imageI could not really understand why I was so excited for Bayonetta 2. My first response to its announcement was a shrug and a “meh”, more pleased that Nintendo would be getting such a title on their new platform than anything else. When I played it in 2010 I found it to be rather over-rated and extremely frustrating. Yet as more footage of gameplay was released, I found myself eager to play it. The combat was enticing and the polish looked sparkly clean. Perhaps I was setting myself up for disappointment, but I knew I was going to purchase this game.

Now that I’ve played through both the original and its sequel on the WiiU, I found myself confounded by my own impressions from four years ago. Did I play the game incorrectly? Did I simply misunderstand the story? No, I did not suddenly find Bayonetta 2 to be the world’s greatest video game, but I certainly enjoyed it a lot more than when I played its predecessor.

Going back and rereading my original analysis, I’ve been forced to come face-to-face with my own immaturity. It’s astonishing to me that, a mere four years ago, at the age of twenty-five, I could have been filled with such hubris, that I could have been so fundamentally wrong even when I was right. I didn’t understand what I was seeing, listening to, or playing. I was everything that I currently criticize about games writing. Someone too eager to grow up, and someone that, quite frankly, didn’t know what they were talking about.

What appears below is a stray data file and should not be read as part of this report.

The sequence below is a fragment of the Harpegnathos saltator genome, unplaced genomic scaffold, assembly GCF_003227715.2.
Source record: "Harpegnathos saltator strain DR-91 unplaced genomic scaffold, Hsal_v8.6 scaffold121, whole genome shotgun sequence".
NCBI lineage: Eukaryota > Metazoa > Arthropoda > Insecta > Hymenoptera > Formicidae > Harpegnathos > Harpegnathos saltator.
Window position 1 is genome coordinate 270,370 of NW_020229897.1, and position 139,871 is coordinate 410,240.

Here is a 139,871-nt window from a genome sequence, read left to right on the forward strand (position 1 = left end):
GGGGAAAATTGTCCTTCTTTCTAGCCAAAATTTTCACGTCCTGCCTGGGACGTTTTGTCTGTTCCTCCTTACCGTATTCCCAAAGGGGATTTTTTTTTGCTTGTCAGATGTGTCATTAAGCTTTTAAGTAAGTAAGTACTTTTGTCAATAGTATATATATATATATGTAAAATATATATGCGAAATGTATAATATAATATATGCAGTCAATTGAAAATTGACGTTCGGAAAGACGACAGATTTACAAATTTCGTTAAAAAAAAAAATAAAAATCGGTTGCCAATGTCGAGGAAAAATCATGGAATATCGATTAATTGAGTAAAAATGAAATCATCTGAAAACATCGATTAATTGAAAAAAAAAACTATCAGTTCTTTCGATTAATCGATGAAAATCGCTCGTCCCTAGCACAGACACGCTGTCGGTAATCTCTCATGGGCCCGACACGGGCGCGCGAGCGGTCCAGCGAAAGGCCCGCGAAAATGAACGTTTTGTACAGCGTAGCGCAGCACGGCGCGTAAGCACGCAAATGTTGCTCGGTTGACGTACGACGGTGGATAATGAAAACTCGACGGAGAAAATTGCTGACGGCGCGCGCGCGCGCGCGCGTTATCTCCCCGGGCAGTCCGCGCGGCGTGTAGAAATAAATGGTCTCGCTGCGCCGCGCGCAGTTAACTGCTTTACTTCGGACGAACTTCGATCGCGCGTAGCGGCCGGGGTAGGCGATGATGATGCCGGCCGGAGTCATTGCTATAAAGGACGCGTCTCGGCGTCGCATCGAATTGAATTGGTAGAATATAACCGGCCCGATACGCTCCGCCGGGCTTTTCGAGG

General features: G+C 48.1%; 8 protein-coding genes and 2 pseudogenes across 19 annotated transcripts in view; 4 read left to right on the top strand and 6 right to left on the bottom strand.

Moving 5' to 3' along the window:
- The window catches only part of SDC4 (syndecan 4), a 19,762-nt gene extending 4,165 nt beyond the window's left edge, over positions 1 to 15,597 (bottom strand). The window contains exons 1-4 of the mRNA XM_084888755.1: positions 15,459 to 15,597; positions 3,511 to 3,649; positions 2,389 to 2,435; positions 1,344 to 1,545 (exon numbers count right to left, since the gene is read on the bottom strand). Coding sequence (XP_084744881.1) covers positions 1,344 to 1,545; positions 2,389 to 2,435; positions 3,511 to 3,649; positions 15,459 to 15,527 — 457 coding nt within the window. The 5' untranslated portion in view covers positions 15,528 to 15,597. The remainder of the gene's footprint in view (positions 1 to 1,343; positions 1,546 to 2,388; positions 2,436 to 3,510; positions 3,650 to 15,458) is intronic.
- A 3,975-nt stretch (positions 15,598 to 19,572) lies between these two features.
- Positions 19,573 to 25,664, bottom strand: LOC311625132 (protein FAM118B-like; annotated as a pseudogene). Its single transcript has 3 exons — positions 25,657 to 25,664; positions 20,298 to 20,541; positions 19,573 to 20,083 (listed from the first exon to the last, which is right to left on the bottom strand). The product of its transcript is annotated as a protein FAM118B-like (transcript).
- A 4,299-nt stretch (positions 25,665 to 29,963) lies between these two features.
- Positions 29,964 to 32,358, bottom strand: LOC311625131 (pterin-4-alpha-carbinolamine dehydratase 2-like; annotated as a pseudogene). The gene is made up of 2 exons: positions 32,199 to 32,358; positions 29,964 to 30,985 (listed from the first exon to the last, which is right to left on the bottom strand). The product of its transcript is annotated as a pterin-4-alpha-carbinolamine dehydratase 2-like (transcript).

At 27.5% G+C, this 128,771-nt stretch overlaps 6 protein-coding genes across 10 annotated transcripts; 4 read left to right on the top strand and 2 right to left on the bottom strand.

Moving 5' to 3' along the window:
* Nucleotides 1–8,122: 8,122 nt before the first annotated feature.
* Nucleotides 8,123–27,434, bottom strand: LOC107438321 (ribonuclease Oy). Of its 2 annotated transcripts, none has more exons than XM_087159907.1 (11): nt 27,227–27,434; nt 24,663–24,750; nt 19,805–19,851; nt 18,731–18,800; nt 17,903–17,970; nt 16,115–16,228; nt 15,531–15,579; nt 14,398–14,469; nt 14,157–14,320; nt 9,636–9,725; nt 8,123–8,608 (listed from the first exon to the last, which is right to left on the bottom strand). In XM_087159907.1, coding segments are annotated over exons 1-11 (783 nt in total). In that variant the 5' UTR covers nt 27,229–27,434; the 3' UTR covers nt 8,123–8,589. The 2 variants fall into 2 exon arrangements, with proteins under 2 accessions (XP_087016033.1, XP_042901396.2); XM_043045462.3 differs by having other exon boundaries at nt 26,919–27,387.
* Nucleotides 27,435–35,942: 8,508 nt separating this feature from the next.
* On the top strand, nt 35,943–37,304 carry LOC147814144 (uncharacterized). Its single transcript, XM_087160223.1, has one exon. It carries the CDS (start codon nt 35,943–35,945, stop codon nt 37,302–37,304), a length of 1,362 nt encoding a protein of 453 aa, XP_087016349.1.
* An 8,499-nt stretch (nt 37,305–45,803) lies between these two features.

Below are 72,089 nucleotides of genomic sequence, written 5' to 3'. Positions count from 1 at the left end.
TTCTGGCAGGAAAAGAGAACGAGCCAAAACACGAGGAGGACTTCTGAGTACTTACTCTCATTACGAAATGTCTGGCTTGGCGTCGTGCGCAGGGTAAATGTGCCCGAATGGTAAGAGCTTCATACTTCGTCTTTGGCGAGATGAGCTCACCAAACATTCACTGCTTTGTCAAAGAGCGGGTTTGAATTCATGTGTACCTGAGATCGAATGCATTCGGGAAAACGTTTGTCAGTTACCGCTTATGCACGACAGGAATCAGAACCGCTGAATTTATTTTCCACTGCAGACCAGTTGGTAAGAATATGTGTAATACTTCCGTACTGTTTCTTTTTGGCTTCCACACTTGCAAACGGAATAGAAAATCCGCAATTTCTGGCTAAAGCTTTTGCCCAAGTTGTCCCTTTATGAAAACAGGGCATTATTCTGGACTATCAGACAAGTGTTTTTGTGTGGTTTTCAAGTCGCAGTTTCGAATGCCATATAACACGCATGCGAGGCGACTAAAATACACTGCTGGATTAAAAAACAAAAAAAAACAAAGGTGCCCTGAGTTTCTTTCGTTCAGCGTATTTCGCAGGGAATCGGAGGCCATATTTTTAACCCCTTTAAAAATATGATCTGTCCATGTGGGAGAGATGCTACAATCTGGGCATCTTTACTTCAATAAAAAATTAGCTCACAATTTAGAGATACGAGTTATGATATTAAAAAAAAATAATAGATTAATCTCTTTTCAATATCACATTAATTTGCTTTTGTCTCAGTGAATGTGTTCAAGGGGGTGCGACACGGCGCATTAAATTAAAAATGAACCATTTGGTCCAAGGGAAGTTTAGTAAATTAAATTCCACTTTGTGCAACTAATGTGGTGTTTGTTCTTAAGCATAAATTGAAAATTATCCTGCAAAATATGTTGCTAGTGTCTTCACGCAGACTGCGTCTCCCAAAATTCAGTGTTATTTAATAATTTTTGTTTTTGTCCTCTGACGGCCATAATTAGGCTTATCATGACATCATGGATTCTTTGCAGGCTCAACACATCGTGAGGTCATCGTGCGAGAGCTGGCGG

It also helps that I’ve become a little bit more “literate” with action games like this since then.

I will not really be discussing the character of Bayonetta in this blog post. I may write about it in the future, but for now there’s plenty of analysis on her available on the Internet. Nor will I focus on the game’s story, which may require a second playthrough to comprehend fully (such is the nature of this series, it seems). It’s not that these elements aren’t important to the game. In fact, they may be just as important as the gameplay itself. It’s that I simply do not feel as if I can adequately discuss them at this time.

What is much more clear, however, is the master craftsmanship that Platinum Games has put forth with Bayonetta 2, and what I misunderstood the most when playing it four years ago. Until recently I never understood the importance of a high framerate in video games, of the difference between thirty frames-per-second versus sixty. In fact, for many games it isn’t really necessary to surpass thirty. Animation will look smooth to the naked eye and the game will still feel responsive. Sixty frames will simply make those animations look more smooth and pretty.